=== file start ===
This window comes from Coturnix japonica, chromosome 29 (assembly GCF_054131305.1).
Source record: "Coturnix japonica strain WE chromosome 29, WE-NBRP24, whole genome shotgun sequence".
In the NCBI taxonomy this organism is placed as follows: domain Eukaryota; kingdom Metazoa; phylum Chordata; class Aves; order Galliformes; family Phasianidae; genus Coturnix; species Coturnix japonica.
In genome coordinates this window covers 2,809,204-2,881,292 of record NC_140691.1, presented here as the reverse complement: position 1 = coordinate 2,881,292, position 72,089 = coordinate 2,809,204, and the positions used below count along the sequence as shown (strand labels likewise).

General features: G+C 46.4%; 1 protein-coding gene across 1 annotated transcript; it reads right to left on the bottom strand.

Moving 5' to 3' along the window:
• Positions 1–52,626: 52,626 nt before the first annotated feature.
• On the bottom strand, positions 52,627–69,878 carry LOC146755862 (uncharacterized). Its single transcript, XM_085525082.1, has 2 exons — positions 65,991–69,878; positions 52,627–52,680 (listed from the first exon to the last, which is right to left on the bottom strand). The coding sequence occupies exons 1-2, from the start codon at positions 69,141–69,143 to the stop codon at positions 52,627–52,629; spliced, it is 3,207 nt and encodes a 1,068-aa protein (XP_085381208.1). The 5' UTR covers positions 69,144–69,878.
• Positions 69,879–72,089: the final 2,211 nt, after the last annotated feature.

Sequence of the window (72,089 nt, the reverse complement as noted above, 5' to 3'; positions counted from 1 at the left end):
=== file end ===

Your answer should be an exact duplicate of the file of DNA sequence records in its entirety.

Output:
This window comes from Coturnix japonica, chromosome 29 (assembly GCF_054131305.1).
Source record: "Coturnix japonica strain WE chromosome 29, WE-NBRP24, whole genome shotgun sequence".
In the NCBI taxonomy this organism is placed as follows: domain Eukaryota; kingdom Metazoa; phylum Chordata; class Aves; order Galliformes; family Phasianidae; genus Coturnix; species Coturnix japonica.
In genome coordinates this window covers 2,809,204-2,881,292 of record NC_140691.1, presented here as the reverse complement: position 1 = coordinate 2,881,292, position 72,089 = coordinate 2,809,204, and the positions used below count along the sequence as shown (strand labels likewise).

General features: G+C 46.4%; 1 protein-coding gene across 1 annotated transcript; it reads right to left on the bottom strand.

Moving 5' to 3' along the window:
• Positions 1–52,626: 52,626 nt before the first annotated feature.
• On the bottom strand, positions 52,627–69,878 carry LOC146755862 (uncharacterized). Its single transcript, XM_085525082.1, has 2 exons — positions 65,991–69,878; positions 52,627–52,680 (listed from the first exon to the last, which is right to left on the bottom strand). The coding sequence occupies exons 1-2, from the start codon at positions 69,141–69,143 to the stop codon at positions 52,627–52,629; spliced, it is 3,207 nt and encodes a 1,068-aa protein (XP_085381208.1). The 5' UTR covers positions 69,144–69,878.
• Positions 69,879–72,089: the final 2,211 nt, after the last annotated feature.

Sequence of the window (72,089 nt, the reverse complement as noted above, 5' to 3'; positions counted from 1 at the left end):